HomeNews & EventsHarmonisation of the national and regional trademark legislation in the EU
December 13, 2018

Harmonisation of the national and regional trademark legislation in the EU

Significant changes in trademark legislation on a national and Europe-wide level are forthcoming. According to Directive (EU) 2015/2436 of the European Parliament and of the Council of December 16, 2015, all member states, as well as the BOIP and the EUIPO are obliged to bring their trademark laws and regulations into conformity with the majority of the provisions by January 14, 2019.

The requirements, outlined in the Directive, cover both the rules of prosecution and fundamental laws. The directive does, however, prescribe only the general principles, allowing each intellectual property office the right to specify the regulations individually.

One of the most substantial amendments is an elimination of the requirement for graphic representation of trademarks. This provision will make it possible for applicants to file trademarks which were previously unaccepted, such as holograms, sounds, motion or multimedia. It will also simplify the filing process for already accepted non-graphic trademarks.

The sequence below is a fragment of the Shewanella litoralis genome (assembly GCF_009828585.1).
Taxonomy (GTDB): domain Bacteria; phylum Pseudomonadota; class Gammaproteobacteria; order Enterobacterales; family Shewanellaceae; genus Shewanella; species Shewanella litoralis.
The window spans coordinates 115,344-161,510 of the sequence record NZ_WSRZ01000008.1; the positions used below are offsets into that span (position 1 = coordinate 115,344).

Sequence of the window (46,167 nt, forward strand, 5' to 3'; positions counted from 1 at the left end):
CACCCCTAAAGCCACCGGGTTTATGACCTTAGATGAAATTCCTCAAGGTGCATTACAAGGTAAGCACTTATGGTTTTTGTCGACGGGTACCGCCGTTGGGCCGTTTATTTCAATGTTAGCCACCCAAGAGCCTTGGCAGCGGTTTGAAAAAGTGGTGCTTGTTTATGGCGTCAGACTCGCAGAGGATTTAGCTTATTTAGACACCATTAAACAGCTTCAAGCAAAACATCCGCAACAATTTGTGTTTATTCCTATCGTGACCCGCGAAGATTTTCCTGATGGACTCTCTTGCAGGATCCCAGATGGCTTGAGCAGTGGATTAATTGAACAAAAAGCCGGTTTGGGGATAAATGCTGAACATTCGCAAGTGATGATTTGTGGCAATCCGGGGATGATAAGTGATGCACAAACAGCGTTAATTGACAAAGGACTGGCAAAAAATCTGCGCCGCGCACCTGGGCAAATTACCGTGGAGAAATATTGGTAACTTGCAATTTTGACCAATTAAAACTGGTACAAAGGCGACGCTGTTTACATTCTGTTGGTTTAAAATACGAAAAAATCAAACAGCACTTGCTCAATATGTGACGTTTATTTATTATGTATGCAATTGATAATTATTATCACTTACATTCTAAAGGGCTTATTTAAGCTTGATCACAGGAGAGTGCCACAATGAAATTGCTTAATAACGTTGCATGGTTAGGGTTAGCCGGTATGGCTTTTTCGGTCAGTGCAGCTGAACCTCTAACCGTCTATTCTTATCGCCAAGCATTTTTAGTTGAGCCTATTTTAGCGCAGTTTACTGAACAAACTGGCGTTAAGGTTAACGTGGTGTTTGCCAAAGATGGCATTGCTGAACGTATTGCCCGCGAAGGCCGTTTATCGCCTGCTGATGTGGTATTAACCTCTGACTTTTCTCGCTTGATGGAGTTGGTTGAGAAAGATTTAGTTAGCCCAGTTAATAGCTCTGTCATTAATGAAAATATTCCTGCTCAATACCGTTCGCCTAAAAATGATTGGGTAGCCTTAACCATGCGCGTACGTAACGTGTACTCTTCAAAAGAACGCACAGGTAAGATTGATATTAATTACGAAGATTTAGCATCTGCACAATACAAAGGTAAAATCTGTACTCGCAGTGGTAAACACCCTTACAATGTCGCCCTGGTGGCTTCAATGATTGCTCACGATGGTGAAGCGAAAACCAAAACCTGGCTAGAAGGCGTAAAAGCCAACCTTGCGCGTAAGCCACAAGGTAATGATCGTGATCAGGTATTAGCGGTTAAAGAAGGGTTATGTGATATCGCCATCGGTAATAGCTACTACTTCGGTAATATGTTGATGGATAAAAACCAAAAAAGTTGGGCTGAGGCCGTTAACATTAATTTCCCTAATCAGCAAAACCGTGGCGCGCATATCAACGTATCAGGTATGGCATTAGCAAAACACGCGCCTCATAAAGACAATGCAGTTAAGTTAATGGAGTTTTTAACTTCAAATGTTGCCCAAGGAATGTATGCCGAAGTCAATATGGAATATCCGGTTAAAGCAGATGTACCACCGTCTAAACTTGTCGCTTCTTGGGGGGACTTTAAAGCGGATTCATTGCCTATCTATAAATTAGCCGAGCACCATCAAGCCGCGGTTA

According to the provisions of the Directive, the trademark duration will be counted from the application filing date instead of the trademark registration date.

In addition, a use requirement will have to be unified. This means that a trademark, which is not used in connection with the specified goods or services within five consecutive years from its registration date, is subject to revocation.

The Directive also obliges the member states to stipulate a more efficient procedure to combat counterfeit, even if the infringing goods were not released for sale in the territory of the country.

Many IP offices have already announced the introduction of amendments to the trademark laws, which are to come into force in early January 2019.

The Directive has been developed to make the trademark systems harmonised, aligned and unified across the European Union. Such common approach is believed to result in more effective protection of trademarks in the EU territory and better running of the internal market.

Author: Lynda Miller
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